Review of To Live Is Christ, To Die Is Gain by Matt Chandler
We’ve all met people who self-identify as Christians for no reason other than a hazily remembered response to an altar call from their youth. If these individuals did not self-identify as Christians, no one who knows them would have the slightest reason to suspect the ‘heart change’ that took place years back. If they are Christians at all (a matter up for debate, to be sure), they are far from mature believers.
However, even among the more obviously sincere believers, maturity can be hard to find. This is due largely to the simple fact that maturity is hard. It’s easier to stick with the milk; the meat can be tough to digest. But Matt Chandler, pastor of The Village Church in the Dallas area and president of the Acts 29 network of churches, wants to encourage his readers to take the plunge into spiritual maturity—or, to continue Paul’s metaphor, to rip off a big ol’ hunk of steak and get chewing. The framework for this discussion of spiritual maturity is Paul’s letter to the Philippian church—as Chandler points out, the only church that doesn’t get a reprimand for blatant immorality or bad doctrine. But even though the letter is rebuke-free, it’s full of challenging material and admonitions to pursue spiritual maturity.
Chandler begins by looking to the book of Acts for some information on the background of the church at Philippi—a church that began with the conversion of Lydia, a dealer in purple cloth. (Chandler likens her to a successful fashion designer—a Coco Chanel, perhaps, or a Donatella Versace—though I’m not sure there’s a biblical case for all the assumptions he makes.) The church eventually includes a slave girl once under the control of demons (though again, I’m not sure we know from Scripture that she became a believer; it’s certainly possible that the demon was exorcised and she went her merry way without believing at all) and the jailer who imprisoned Paul and Silas before his own miraculous conversion. It is to this church that Paul is writing.
Having explained to us a little bit about the church, Chandler spends the rest of the book describing the attributes of one who is spiritually mature: He lives a life worthy of the gospel (Chapter 2), he fears the Lord (Chapter 3), he is humble (Chapter 4), he passionately pursues Christ (Chapter 5), he is broken and open about his sin (Chapter 6), he is discontented with and fights that sin (Chapter 7), he is centered on the gospel (Chapter 8), he rejoices in the Lord even in hard times (Chapter 9), he trusts God instead of worrying (Chapter 10), he seeks to glorify Christ regardless of his circumstances (Chapter 11), and he is content—a skill he learns from the Scriptures (Chapter 12).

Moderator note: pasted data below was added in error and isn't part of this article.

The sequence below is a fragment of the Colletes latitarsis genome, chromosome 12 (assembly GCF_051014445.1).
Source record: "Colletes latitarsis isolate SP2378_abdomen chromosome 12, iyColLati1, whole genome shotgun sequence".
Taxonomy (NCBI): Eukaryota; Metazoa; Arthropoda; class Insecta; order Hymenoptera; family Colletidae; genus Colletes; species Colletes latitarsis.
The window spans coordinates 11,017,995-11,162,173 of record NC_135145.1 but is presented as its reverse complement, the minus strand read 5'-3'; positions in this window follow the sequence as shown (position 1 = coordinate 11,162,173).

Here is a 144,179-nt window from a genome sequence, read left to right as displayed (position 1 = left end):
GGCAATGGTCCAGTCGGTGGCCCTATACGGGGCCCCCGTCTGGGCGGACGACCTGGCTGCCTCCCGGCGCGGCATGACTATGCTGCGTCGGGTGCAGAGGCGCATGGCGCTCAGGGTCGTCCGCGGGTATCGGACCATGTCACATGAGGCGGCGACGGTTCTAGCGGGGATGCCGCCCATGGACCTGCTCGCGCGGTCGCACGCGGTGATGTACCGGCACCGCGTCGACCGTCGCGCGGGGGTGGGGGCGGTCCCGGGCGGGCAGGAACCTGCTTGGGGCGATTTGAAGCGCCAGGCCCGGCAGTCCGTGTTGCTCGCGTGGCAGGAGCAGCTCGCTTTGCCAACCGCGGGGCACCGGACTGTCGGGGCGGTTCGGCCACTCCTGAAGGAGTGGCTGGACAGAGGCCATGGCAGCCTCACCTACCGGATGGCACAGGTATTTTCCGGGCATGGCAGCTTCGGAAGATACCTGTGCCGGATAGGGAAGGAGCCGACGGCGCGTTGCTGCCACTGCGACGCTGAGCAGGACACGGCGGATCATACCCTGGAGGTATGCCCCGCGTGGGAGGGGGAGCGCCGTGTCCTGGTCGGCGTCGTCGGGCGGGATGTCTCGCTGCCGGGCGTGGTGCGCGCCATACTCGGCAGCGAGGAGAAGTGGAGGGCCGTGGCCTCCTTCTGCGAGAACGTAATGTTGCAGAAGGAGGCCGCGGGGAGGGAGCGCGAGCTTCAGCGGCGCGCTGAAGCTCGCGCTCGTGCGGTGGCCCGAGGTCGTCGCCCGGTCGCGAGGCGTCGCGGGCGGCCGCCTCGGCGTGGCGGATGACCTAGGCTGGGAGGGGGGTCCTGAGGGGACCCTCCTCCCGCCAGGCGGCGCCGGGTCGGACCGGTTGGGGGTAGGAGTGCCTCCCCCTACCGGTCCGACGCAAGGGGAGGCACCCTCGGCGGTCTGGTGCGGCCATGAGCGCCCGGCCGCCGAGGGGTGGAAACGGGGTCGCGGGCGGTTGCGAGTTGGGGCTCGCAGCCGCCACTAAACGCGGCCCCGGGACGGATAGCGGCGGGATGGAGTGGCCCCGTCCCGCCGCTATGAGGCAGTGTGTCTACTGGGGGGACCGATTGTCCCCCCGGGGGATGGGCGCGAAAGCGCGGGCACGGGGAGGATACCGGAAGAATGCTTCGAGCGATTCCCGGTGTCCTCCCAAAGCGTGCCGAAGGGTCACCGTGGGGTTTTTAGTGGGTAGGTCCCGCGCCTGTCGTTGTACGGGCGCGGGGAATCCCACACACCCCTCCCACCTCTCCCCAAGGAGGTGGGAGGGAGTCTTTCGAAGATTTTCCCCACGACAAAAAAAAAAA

In his previous book, The Explicit Gospel, Chandler directly addressed the tendency of the modern American church to just ‘assume’ the gospel—to take it for granted that those in attendance knew the gospel already, and just go from there. This tendency, Chandler argued, resulted in a heckuva lot of folks who, despite warming the pews for a really long time, never really understood the gospel at all. He made a convincing case for explicitly sharing the gospel on a regular basis. He spotted a problem and wrote to address it.
This is not that sort of book (though it does include the anecdote of the ‘fainting goats’ that was previously featured in The Explicit Gospel). Instead, it’s a general exhortation to Christians to progress toward the spiritual maturity outlined in the book of Philippians. It will come as no surprise to those familiar with Matt Chandler and his work that this book is soundly orthodox (notwithstanding some narrative liberties taken with the text). Chandler’s discussion of Christian maturity is spot on, and certainly convicting.
Near as I can figure, this ‘new’ book is really just his 2009 Philippians video/DVD sessions (with accompanying study guide) repackaged in book format. I don’t know why it’s been repackaged as a book, but then I guess it doesn’t hurt to put out another gospel-oriented book on Philippians.
Chandler is at his best when he describes real-life anecdotes applying the truths he’s learned—specifically, the health struggles endured by himself and his family. Discussions of ‘rejoicing in all circumstances’ really gain credibility when the author relates, for example, the horror of watching an ambulance speed off to an unknown hospital, his seizing infant son and worried wife inside. His discussion of his own harrowing and spiritually challenging experiences resonated with me a lot more than his attempts to ‘fill in’ the narrative details of biblical stories.
I confess I wasn’t blown away by the writing (though it’s certainly not the worst I’ve read from the pen of a pastor—those who are gifted speakers are not, after all, necessarily gifted writers). Then again, that may have been due, at least in part, to the fact that I listened to the audiobook version (not read by Chandler, sadly), and these sorts of works tend to be better absorbed in paper format. If nothing else, it’s a lot easier to take notes and mark helpful or challenging passages when you’re holding an actual book.
Still, if you’re looking for a solid study on the book of Philippians, and/or if you or someone you know is looking to grow past young faith into greater maturity, you could do a lot worse than this book.
Alexis Neal regularly reviews young adult literature at www.childrensbooksandreviews.com and everything else at quantum-meruit.blogspot.com.
This book was reviewed in connection with the Patheos Book Club.